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Old 06-27-2013, 02:37 PM   #1
eeps24
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Question how to check if CRON is running?


I have script jobs that run in cron, all of sudden these jobs do not run. If I run the scripts manually they work fine, so this is telling me that CRON is the issue.

What should I be looking for/how can I tell if something isnt right?

if I do a cron -l I do see my scripts in there.
 
Old 06-27-2013, 02:39 PM   #2
TB0ne
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Quote:
Originally Posted by eeps24 View Post
I have script jobs that run in cron, all of sudden these jobs do not run. If I run the scripts manually they work fine, so this is telling me that CRON is the issue.

What should I be looking for/how can I tell if something isnt right?

if I do a cron -l I do see my scripts in there.
If the jobs WERE running through cron just fine, and have stopped, then the cron daemon may be stopped. You don't say what version/distro of Linux you're using, but "/etc/init.d/cron status" (as root) will tell you. If it's stopped, try to start it, and check the status again. You may also want to check the system logs and cron logs, to see if anything caused it to stop.
 
Old 06-27-2013, 02:59 PM   #3
eeps24
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redhat...im going to ask a noob question, how do I switch to root?

would I do..


1. su root
2. then type "/etc/init.d/cron status"
 
Old 06-27-2013, 03:03 PM   #4
eeps24
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i typed "service crond status" and it says its running.
 
Old 06-28-2013, 01:28 PM   #5
TB0ne
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Quote:
Originally Posted by eeps24 View Post
redhat...im going to ask a noob question, how do I switch to root?
would I do..

1. su root
2. then type "/etc/init.d/cron status"
Yes, you could, or type in "sudo -s", or "sudo /etc/init.d/cron status".
Quote:
Originally Posted by eeps24
i typed "service crond status" and it says its running.
You might want to try to restart it.

You still don't say what version/distro of Linux you're using, if the cron jobs have ever worked, if you've seen anything in the logs, or if there have been any changes lately. All could be parts of the problem(s).
 
Old 06-28-2013, 01:47 PM   #6
eeps24
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Quote:
Originally Posted by TB0ne View Post

You still don't say what version/distro of Linux you're using, if the cron jobs have ever worked, if you've seen anything in the logs, or if there have been any changes lately. All could be parts of the problem(s).


redhat linux, not sure which version. The error log shows this....


/abc/v6.8/integrator/kshlib/setroot: line 19 /integrator/bin/abcsetenv: no such file or directory.

Line above this error is:
++ /integrator/bin/abcsetenv root ksh

Also looks like an error to me:
/home/abc/bin/clean.sh line 83 cd: /server/logs: no such file or directory.
 
Old 06-28-2013, 02:03 PM   #7
TB0ne
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Quote:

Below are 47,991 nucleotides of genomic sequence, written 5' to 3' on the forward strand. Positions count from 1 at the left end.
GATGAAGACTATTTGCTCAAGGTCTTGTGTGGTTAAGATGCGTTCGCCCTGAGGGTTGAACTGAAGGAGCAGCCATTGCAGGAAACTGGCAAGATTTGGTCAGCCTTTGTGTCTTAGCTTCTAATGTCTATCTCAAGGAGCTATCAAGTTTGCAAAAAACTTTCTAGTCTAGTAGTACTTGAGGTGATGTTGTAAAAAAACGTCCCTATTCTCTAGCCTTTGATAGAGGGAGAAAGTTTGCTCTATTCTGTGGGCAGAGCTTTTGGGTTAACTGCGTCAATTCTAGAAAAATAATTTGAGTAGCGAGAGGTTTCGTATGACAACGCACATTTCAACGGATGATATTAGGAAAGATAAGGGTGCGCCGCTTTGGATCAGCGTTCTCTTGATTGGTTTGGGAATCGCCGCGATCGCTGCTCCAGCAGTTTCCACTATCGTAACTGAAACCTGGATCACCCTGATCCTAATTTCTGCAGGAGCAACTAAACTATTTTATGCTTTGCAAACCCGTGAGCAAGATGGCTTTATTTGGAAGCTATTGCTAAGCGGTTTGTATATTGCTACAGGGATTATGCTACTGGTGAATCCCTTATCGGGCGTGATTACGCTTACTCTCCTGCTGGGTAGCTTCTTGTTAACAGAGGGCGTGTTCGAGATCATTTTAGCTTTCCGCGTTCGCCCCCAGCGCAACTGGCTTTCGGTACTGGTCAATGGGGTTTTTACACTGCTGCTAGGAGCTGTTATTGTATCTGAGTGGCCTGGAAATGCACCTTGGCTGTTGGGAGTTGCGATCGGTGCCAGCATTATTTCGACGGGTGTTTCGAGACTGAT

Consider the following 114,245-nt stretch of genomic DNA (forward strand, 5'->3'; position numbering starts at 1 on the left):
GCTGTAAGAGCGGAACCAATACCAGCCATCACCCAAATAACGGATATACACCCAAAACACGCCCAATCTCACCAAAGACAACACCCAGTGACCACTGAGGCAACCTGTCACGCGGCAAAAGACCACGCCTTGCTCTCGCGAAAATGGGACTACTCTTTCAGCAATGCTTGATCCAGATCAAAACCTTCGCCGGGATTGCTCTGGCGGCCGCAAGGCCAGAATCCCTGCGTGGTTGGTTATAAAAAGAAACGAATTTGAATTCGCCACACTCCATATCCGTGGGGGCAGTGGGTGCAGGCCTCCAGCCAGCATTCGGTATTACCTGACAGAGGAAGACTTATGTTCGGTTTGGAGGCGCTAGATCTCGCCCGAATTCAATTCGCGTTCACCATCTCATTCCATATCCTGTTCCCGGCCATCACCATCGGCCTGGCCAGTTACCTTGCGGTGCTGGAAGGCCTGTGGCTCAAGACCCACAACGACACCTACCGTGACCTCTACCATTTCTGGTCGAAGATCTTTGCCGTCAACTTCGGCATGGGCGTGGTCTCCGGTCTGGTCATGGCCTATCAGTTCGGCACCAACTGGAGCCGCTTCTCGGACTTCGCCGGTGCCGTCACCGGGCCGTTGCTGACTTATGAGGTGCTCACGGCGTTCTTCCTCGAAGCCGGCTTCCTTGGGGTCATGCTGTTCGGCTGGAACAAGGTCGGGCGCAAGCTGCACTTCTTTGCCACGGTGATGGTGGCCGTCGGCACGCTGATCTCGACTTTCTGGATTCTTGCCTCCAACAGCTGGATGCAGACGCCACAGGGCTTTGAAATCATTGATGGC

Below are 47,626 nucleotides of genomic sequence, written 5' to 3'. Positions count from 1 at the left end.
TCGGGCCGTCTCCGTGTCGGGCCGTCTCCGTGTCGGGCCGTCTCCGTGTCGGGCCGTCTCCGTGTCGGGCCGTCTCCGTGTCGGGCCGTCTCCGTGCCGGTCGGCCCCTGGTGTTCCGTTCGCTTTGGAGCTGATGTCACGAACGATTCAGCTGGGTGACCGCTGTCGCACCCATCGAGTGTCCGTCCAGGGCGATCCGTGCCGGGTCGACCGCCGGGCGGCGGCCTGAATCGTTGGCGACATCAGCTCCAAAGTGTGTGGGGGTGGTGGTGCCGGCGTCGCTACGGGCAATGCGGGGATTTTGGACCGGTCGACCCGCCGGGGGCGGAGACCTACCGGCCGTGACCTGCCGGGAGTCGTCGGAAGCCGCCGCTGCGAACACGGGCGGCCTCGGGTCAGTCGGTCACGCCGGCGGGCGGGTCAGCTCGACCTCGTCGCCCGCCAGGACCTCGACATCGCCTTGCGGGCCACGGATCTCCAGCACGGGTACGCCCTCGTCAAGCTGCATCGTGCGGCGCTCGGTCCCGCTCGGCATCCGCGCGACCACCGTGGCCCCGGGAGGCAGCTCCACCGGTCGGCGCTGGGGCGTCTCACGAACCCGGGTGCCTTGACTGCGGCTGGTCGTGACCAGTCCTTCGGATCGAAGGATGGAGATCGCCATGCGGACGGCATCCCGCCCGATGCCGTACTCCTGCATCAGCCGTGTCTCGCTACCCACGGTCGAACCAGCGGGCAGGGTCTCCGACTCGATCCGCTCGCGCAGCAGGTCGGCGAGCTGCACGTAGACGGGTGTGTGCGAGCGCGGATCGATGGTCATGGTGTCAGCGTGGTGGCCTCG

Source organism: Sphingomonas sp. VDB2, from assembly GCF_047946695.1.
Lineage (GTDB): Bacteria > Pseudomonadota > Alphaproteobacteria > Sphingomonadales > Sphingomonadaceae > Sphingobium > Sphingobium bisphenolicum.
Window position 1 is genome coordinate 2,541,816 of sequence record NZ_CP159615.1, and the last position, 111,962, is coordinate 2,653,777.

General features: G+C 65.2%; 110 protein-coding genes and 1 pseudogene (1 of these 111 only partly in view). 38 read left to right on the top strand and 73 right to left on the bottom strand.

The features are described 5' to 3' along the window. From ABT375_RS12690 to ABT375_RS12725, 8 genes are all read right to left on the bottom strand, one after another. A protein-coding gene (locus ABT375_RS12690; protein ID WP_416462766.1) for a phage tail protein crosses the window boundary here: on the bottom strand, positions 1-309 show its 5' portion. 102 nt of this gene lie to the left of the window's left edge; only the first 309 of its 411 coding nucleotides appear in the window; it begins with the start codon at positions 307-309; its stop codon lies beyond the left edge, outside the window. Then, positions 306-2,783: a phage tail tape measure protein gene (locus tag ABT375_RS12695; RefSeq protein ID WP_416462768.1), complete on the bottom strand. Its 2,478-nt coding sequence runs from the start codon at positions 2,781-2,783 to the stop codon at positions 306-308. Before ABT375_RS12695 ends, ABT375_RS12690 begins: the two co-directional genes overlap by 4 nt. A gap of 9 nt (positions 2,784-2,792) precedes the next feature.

Originally Posted by eeps24 View Post
redhat linux, not sure which version. The error log shows this....

/abc/v6.8/integrator/kshlib/setroot: line 19 /integrator/bin/abcsetenv: no such file or directory.

Line above this error is:
++ /integrator/bin/abcsetenv root ksh

Also looks like an error to me:
/home/abc/bin/clean.sh line 83 cd: /server/logs: no such file or directory.
Ok, so based on that, are those paths correct? Have you looked at line 19 in the abcsetenv file? And again, has this EVER worked??
 
Old 06-30-2013, 11:59 PM   #8
chrism01
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As above and to check OS version, please post
Code:
cat /etc/*release*

uname -a
Errors should appear in /var/log/cron.
Note also that cron often emails the job owner or root if it has problems, so try 'mailx' as each of those users.
 
Old 07-01-2013, 08:40 PM   #9
kamalmin
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if you are using Fedora/redhat/centos then

1) restart the crontab service

#service crond restart

2) check the user crontabl entry

#crontab -lu <user name>

eg
#crontab -lu testuser



if you are using suse linux then


1) restart the crontab service

#service cron restart

2) check the user crontabl entry

#crontab -lu <user name>

eg
#crontab -lu testuser
 
Old 07-02-2013, 08:43 AM   #10
TB0ne
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Quote:
Originally Posted by kamalmin View Post
if you are using Fedora/redhat/centos then

1) restart the crontab service
#service crond restart

2) check the user crontabl entry
#crontab -lu <user name>


if you are using suse linux then
The OP already said they were using Red Hat Linux, and the steps you posted were already suggested/tried. Please read the thread carefully before posting.
 
Old 07-02-2013, 09:09 AM   #11
gdr
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If there is an error during execution, Cron is sending it by email to root by default, but you can change it by adding a line like this to your crontab:

MAILTO=you@yourserver.com

It will probably end up in spam.

Another way is to read root's email locally via terminal, by installing an email client like Pine or Mutt, and running them as root.
 
Old 07-03-2013, 01:49 AM   #12
chrism01
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No need to install Pine/Mutt, try mailx or mail; these are usually in the default install.
 
Old 07-03-2013, 05:57 AM   #13
gdr
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Sure, mail/mailx will be good too, unless the number of emails collected is in the 10k range
 
  


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